Have you gone on a diet? Think vitamins

Losing extra pounds is ok, for the aesthetic aspect and also for health. But…

Losing extra pounds is ok, for the aesthetic aspect and also for health. But it is good to keep in mind the intake of all nutrients.

There are those who choose tradition, reducing caloric intake. Those who do the Atkins diet and those who throw themselves on the trendiest ones, such as Dukan. Just turn a bit on the Internet or enter a bookstore to realize that, of slimming diets, there are dozens.

Each diet has its specificities, its renunciations, its sacrifices to be taken into account. It is therefore difficult to make a speech that is good for everyone. But what is important to keep an eye on, regardless of the rest, is the vitamin intake.

In fact, many diets, based on the elimination or drastic reduction of certain foods, involve a lower intake of certain vitamins.

Fruits and vegetables, the main sources

Several weight loss diets, including the well-known Dukan, provide for giving up, in the early stages or every other day, vegetables and especially fruit. The reason is obvious: both are sources of carbohydrates, therefore caloric foods.

In reality, there are more caloric vegetables, others less. The same applies to fruit. In any case, what can occur, especially if you continue the diet for several weeks, is a vitamin deficiency that should not be underestimated.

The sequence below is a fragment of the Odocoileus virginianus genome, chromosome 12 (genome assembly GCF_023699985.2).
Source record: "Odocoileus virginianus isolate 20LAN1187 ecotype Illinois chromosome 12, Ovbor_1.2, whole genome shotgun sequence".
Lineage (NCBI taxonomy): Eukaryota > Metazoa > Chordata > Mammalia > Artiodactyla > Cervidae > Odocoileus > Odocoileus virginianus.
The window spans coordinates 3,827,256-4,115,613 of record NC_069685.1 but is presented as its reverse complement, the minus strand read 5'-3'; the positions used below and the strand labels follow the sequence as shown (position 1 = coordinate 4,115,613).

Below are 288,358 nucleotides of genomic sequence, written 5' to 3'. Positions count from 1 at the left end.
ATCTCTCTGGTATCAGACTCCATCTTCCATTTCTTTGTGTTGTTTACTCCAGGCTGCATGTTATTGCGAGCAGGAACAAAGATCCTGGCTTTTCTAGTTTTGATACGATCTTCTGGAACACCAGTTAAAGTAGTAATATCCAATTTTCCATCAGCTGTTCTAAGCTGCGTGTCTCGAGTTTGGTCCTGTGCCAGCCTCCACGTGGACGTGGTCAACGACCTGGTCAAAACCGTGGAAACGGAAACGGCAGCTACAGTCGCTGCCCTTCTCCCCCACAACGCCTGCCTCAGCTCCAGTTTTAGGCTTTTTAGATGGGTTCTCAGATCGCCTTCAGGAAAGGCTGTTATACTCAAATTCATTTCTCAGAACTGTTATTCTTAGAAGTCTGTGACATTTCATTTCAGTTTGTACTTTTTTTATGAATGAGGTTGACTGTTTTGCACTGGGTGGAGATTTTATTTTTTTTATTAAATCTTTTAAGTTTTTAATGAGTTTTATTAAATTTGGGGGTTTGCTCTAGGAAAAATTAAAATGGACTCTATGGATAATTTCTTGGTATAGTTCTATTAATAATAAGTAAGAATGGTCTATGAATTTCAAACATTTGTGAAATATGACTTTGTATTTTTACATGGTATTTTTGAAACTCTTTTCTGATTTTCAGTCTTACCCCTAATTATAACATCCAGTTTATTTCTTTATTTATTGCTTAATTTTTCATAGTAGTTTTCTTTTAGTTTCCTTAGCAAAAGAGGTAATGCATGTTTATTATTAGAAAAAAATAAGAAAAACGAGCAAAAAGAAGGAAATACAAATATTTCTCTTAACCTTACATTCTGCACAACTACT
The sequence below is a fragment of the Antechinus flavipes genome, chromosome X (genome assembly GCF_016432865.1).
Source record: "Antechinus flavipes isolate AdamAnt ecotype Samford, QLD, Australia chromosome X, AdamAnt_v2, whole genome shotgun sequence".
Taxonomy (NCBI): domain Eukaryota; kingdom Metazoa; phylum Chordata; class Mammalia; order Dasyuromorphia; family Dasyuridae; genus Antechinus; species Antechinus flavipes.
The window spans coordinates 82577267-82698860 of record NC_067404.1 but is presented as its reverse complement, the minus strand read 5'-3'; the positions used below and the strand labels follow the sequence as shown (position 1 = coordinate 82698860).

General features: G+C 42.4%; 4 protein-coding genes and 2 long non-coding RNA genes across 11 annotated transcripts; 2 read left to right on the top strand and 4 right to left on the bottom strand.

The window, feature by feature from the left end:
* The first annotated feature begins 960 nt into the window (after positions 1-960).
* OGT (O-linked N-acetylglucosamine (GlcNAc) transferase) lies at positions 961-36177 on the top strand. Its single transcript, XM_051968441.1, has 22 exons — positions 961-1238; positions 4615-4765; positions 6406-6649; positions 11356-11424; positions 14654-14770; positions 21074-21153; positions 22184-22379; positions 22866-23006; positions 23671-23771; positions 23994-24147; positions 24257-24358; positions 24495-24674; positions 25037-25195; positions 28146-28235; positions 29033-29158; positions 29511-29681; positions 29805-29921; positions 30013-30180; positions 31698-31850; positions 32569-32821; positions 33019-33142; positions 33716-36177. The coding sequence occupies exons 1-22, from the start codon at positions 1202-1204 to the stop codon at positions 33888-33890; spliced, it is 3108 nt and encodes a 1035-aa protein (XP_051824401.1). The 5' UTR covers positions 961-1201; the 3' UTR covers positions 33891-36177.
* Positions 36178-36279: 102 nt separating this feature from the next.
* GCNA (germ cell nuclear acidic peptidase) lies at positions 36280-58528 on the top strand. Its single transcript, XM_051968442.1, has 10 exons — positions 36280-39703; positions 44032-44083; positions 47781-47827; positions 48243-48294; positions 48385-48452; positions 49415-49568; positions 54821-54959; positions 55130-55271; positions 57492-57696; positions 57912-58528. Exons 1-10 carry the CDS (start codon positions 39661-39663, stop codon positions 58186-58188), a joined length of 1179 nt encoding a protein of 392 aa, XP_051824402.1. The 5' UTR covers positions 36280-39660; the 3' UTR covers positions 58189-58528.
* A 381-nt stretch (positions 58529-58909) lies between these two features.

The same problem can be found with regard to mineral salts, which are also contained in fruit and vegetables.

The water-soluble ones are the first to be missing

C and all those of group B are water-soluble vitamins, that is, they are soluble in water, but not in fatty tissues. So they do not accumulate in the body.

Encountering their deficiency, during a diet that involves reducing or eliminating fruits and vegetables, is quite easy.

The first symptoms, especially in the face of a deficiency of B vitamins, are tiredness, exhaustion, easy fatigue. Many vitamins of this group in fact participate in the body’s energy processes, that set of reactions that transform ingested food into energy.

To cope with these slight deficiencies it would be enough to resume the normal diet, the one that involves the daily intake of at least five servings of fruit and vegetables. Alternatively, you can use vitamin supplements: for adequate professional advice you can contact your trusted pharmacist.

Joycelyn Elders is the author and creator of EmpowerEssence, a health and wellness blog. Elders is a respected public health advocate and pediatrician dedicated to promoting general health and well-being.

The blog covers a wide range of topics related to health and wellness, with articles organized into several categories.

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